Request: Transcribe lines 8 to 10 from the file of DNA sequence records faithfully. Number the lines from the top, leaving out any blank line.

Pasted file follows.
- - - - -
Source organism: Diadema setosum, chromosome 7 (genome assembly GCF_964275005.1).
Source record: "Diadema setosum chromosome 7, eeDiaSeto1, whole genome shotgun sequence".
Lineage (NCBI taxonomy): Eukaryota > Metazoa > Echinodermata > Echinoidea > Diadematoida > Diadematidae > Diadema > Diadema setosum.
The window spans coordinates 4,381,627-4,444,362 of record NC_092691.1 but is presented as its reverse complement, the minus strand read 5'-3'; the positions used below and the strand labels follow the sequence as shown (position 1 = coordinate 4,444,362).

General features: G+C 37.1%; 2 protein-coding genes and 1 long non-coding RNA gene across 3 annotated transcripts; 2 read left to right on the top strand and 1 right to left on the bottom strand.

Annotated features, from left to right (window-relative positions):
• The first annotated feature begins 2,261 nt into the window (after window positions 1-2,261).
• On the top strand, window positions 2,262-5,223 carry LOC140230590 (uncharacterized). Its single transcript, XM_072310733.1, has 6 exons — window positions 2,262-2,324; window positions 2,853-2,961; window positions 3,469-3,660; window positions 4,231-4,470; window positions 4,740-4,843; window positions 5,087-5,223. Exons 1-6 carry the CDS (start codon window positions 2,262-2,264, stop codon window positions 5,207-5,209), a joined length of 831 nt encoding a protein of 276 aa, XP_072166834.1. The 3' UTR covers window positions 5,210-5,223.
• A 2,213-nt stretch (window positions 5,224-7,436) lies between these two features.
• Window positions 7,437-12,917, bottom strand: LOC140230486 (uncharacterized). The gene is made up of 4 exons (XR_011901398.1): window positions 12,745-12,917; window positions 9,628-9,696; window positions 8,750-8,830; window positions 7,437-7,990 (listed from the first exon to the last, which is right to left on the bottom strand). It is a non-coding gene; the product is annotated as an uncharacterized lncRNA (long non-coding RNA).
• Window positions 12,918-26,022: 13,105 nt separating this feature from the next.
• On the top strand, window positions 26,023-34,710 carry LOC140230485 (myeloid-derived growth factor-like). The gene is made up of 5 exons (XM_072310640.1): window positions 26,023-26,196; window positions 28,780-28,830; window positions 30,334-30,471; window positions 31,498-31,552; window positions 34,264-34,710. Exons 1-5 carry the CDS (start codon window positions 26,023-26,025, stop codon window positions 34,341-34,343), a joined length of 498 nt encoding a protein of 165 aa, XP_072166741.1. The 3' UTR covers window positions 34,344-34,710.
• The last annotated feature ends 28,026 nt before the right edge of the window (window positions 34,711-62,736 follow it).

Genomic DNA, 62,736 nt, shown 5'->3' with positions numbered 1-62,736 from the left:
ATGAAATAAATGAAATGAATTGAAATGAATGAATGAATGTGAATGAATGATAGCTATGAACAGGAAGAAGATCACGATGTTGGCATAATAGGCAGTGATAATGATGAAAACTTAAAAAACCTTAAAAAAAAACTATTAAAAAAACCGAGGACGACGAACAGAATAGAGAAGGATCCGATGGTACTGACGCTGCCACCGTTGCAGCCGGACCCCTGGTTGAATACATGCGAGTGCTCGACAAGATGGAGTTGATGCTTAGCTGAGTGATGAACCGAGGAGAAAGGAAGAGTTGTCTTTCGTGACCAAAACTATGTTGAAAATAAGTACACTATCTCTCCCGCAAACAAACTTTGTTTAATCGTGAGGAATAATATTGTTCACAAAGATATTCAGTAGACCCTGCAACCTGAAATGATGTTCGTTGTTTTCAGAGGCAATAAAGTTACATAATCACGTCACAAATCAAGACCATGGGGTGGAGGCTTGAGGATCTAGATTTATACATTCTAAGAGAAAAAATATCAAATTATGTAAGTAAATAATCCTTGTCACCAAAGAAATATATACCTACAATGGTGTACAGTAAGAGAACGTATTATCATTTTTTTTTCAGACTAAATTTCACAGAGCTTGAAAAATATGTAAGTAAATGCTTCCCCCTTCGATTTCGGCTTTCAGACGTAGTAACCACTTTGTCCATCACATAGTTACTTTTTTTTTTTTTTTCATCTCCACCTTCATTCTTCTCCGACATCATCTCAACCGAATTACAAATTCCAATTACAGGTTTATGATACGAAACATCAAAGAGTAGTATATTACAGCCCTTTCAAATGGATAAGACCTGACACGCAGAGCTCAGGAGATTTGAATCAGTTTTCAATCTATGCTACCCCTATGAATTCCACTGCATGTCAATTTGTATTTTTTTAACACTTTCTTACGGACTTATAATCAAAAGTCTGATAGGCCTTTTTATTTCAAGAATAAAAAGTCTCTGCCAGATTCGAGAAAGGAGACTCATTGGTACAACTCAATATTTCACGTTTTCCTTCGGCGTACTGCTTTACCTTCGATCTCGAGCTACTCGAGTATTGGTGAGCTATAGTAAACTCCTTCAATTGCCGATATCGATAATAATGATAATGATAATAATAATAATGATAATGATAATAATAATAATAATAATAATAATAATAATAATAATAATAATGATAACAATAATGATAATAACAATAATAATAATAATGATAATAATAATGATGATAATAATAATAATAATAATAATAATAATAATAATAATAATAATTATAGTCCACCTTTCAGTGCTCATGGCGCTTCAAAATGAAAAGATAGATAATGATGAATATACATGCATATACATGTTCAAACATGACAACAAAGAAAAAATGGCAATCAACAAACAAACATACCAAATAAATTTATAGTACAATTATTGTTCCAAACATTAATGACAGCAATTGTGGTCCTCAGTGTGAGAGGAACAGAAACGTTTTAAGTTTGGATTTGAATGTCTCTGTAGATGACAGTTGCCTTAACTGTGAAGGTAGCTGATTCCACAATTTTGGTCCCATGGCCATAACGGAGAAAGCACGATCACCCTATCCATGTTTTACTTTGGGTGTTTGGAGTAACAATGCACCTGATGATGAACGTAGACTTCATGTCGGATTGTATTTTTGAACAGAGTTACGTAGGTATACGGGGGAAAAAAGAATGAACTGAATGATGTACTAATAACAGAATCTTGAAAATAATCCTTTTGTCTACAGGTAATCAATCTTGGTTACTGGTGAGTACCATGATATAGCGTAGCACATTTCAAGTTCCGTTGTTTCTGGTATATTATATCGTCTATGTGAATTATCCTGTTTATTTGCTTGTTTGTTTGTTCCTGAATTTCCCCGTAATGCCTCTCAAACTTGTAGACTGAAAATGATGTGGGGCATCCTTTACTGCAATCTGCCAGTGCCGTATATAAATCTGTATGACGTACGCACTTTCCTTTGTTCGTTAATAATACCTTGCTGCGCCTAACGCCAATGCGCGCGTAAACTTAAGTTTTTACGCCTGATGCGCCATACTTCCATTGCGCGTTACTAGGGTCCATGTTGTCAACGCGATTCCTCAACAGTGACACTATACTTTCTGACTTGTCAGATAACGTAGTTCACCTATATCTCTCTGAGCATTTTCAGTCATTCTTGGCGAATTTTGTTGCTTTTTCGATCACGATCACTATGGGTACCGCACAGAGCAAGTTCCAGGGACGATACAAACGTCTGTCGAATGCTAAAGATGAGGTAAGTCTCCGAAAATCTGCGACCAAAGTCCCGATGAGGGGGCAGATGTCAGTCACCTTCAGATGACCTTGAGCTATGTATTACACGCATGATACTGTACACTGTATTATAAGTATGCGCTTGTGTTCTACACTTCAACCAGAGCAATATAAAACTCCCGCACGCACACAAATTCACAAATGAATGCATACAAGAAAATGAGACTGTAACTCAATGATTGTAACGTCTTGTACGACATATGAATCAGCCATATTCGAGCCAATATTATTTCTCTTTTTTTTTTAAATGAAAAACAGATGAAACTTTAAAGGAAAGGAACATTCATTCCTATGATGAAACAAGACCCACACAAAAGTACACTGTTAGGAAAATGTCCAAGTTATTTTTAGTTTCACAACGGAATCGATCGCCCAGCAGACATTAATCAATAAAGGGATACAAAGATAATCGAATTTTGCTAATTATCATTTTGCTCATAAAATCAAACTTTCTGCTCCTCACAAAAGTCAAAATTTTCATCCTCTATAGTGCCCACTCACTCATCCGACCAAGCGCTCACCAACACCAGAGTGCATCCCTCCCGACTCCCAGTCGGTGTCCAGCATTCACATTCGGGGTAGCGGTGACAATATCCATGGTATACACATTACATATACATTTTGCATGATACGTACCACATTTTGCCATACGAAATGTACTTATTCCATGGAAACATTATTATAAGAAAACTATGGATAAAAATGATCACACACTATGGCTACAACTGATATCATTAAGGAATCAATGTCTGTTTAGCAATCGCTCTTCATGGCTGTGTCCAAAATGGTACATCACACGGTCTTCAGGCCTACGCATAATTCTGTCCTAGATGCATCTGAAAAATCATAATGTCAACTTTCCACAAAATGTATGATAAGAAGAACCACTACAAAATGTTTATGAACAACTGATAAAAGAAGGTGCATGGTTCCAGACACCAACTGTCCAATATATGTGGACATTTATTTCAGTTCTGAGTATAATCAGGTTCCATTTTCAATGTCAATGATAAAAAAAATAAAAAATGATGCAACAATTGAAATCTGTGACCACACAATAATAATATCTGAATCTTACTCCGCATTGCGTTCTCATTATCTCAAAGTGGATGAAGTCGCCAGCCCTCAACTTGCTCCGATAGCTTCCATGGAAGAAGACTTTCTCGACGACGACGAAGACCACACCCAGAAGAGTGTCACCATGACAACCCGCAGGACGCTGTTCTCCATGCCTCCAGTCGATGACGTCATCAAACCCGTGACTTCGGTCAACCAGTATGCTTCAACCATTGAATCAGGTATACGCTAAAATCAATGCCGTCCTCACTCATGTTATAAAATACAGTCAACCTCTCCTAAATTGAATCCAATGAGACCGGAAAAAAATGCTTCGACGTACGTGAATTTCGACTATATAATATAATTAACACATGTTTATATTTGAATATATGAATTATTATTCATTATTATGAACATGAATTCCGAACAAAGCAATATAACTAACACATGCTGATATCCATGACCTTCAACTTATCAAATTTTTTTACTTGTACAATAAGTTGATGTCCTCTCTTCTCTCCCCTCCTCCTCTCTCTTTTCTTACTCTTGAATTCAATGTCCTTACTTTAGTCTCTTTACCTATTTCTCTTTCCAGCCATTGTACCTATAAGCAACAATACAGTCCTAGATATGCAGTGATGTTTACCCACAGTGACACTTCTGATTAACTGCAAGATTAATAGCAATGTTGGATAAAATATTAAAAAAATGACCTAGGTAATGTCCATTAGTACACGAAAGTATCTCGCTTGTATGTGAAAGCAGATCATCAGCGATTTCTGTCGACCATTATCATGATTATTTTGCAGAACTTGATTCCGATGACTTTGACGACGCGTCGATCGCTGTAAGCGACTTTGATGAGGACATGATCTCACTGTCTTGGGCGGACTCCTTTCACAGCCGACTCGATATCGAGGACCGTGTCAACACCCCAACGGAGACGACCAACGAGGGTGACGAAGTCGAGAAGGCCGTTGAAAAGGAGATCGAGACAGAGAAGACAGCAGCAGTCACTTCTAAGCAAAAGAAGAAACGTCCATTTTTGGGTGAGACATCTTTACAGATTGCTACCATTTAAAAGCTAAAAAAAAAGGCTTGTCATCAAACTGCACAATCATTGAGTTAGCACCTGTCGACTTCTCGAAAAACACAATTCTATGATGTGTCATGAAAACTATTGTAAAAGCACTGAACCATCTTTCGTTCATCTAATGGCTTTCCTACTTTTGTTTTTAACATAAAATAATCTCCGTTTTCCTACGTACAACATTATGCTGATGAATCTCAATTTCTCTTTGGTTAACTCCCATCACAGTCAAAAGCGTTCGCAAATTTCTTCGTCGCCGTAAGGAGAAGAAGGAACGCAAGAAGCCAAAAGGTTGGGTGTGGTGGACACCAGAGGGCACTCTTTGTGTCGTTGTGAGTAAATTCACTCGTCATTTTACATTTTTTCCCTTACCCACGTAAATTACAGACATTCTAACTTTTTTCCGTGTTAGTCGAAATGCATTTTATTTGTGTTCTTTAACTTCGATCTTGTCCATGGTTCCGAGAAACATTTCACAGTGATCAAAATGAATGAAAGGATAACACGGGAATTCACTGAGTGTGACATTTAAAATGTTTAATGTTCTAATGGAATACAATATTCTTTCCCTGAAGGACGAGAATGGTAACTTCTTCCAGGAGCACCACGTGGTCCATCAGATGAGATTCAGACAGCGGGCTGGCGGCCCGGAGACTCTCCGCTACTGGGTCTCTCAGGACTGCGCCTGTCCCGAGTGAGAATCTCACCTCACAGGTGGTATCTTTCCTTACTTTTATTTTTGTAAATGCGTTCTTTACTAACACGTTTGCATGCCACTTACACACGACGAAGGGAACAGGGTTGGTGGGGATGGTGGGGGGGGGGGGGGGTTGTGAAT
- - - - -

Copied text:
• On the top strand, window positions 2,262-5,223 carry LOC140230590 (uncharacterized). Its single transcript, XM_072310733.1, has 6 exons — window positions 2,262-2,324; window positions 2,853-2,961; window positions 3,469-3,660; window positions 4,231-4,470; window positions 4,740-4,843; window positions 5,087-5,223. Exons 1-6 carry the CDS (start codon window positions 2,262-2,264, stop codon window positions 5,207-5,209), a joined length of 831 nt encoding a protein of 276 aa, XP_072166834.1. The 3' UTR covers window positions 5,210-5,223.
• A 2,213-nt stretch (window positions 5,224-7,436) lies between these two features.
• Window positions 7,437-12,917, bottom strand: LOC140230486 (uncharacterized). The gene is made up of 4 exons (XR_011901398.1): window positions 12,745-12,917; window positions 9,628-9,696; window positions 8,750-8,830; window positions 7,437-7,990 (listed from the first exon to the last, which is right to left on the bottom strand). It is a non-coding gene; the product is annotated as an uncharacterized lncRNA (long non-coding RNA).